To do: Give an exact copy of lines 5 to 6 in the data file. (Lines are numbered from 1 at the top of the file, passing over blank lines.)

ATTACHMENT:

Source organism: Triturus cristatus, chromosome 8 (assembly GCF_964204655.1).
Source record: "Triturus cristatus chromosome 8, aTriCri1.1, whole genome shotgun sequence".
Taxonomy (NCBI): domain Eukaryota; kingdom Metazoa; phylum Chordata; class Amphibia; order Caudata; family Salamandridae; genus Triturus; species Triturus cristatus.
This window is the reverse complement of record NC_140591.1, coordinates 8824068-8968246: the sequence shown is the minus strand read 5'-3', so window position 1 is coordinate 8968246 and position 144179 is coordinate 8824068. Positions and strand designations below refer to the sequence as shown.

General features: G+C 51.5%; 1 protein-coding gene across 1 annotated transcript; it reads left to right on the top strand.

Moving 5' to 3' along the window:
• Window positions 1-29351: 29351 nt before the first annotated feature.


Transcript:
General features: G+C 51.5%; 1 protein-coding gene across 1 annotated transcript; it reads left to right on the top strand.

Moving 5' to 3' along the window: